Jonah Goldberg

Maybe the fly infestation at 1600 Pennsylvania Avenue has something to do with the fact that the White House is a central hub of bovine manure distribution?

I can't remember: Was it Shirley Temple or Keyser Soze who said the greatest trick the Devil ever pulled was to convince the world he didn't exist? It doesn't matter. But I do think of that line whenever I hear liberals claim the press isn't biased.

For instance, Dan Rather famously insisted media bias was a "myth," even after he paid blind Bulgarian orthodontists to officially verify those blockbuster National Guard memos written in fingerpaint. OK, that's not exactly how it went down. But as Dan might say, my version is fake but accurate.

Of course, the deniers never convinced anyone. Poll after poll reveals that four out of five dentists agree the press tilts to the left, if by "four out of five dentists" you mean the majority of Americans, and by "tilts" you mean leans leftward like a one-legged ensign on the U.S.S. Enterprise after the port nacelle has been blown to bits by Klingons.

But denial still has its advantages. It allows concubines to say they're merely highly compensated conversationalists. For the press, it allows them to act on their own prejudices and call it "news judgment." Alas, were it not for the fact that Oprah already has a magazine called "O," this same news judgment would have resulted in Newsweek changing its name to better reflect its status as the official tribute album of the Obama years (long may He reign). Subscribe now and get your free plate from the Franklin Mint.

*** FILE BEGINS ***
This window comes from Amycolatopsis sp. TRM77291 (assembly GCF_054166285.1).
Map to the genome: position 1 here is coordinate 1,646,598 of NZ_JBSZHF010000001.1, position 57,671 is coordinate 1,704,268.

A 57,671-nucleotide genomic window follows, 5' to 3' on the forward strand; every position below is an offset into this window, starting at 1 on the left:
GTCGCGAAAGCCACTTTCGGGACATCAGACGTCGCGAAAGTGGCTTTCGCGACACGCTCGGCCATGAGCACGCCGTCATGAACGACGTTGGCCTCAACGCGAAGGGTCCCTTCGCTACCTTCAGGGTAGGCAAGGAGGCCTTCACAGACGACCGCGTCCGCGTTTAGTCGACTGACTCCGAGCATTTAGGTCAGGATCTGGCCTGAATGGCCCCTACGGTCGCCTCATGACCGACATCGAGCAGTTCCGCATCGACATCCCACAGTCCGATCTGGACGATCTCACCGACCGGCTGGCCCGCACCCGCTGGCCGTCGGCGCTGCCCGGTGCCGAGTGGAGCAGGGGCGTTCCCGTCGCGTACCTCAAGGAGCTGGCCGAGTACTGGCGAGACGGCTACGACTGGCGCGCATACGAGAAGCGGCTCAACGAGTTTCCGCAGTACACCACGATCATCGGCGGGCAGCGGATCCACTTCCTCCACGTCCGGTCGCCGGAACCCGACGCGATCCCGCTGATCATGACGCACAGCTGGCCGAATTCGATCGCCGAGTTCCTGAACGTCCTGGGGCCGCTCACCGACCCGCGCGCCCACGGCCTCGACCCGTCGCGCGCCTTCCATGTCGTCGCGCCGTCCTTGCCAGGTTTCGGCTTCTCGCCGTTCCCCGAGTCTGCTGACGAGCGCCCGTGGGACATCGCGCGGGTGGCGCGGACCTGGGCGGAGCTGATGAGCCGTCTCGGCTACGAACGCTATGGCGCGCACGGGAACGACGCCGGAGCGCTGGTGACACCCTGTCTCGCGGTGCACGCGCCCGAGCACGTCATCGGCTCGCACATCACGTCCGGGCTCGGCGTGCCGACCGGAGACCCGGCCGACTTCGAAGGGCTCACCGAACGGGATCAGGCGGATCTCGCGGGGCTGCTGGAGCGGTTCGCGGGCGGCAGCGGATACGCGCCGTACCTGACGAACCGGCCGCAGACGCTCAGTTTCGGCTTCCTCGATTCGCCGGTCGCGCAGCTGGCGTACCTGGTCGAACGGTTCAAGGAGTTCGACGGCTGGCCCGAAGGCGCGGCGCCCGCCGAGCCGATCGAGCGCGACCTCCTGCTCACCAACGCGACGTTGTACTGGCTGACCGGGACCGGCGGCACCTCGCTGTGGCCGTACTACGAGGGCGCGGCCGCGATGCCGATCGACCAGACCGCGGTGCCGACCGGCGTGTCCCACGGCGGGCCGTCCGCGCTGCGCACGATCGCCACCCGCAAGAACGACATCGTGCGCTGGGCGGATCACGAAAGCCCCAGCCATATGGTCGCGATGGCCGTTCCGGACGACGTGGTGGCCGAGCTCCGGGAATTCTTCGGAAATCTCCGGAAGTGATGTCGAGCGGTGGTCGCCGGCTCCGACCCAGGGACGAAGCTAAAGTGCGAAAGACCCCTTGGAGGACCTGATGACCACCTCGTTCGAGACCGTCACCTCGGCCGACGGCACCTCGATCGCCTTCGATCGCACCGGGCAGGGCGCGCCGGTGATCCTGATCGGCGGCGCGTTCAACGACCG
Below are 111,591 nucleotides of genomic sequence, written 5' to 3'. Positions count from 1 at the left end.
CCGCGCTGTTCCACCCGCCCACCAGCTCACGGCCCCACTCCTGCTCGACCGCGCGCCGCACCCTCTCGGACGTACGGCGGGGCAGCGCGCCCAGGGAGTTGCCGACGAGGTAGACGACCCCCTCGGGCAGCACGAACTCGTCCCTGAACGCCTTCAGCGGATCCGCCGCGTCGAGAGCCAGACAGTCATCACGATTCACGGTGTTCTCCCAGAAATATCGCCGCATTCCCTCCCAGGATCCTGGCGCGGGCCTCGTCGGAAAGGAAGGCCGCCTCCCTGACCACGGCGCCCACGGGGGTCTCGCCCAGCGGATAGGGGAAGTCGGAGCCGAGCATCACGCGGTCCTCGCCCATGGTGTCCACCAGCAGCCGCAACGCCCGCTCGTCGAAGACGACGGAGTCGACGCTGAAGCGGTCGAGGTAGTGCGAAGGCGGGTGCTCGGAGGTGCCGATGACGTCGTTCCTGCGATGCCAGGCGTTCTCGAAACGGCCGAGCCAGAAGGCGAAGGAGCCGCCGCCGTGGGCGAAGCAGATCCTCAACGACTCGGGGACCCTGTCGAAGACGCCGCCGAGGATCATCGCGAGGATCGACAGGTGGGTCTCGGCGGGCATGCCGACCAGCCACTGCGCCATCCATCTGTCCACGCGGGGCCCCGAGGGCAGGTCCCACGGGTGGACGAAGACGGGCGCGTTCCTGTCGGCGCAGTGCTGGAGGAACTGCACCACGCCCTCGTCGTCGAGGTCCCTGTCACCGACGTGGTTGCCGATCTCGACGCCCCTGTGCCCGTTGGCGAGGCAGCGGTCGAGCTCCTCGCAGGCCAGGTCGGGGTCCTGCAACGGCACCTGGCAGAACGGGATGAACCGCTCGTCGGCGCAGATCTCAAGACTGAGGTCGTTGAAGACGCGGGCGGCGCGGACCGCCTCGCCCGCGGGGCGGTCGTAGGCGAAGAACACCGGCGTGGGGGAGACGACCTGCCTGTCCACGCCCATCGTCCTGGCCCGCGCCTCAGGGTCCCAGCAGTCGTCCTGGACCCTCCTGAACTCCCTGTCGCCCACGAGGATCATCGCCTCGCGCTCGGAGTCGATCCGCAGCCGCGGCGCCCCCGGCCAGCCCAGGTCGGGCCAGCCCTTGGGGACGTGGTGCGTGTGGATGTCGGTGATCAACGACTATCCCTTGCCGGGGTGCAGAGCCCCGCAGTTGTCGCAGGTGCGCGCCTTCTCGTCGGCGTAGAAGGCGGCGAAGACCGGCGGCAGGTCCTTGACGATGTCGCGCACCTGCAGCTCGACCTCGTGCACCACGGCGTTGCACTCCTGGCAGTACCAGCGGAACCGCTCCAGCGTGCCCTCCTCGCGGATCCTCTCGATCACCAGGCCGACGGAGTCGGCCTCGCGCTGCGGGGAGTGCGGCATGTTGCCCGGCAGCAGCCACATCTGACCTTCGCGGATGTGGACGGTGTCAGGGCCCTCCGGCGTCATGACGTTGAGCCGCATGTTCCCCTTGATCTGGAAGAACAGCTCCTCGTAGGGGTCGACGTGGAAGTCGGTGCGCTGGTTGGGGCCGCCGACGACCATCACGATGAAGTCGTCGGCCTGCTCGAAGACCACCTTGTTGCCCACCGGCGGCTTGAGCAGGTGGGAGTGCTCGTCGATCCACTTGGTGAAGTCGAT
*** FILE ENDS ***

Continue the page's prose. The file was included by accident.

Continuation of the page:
Denial doesn't need much to sustain itself. A little convenient corroboration goes a long way. A dieter drops a few pounds and then feels justified in eating a dumpster load of Cheetos. The press has a nice moment, suddenly all is forgiven and forgotten and they go back on their merry way.

If the honeymoon ended Tuesday, the vows were renewed Wednesday when ABC News staged an infomerical on socialized medicine from the White House. ABC was tough, though. It opted not to hand out commemorative plates.

Jonah Goldberg

Jonah Goldberg is editor-at-large of National Review Online,and the author of the book The Tyranny of Clichés. You can reach him via Twitter @JonahNRO.
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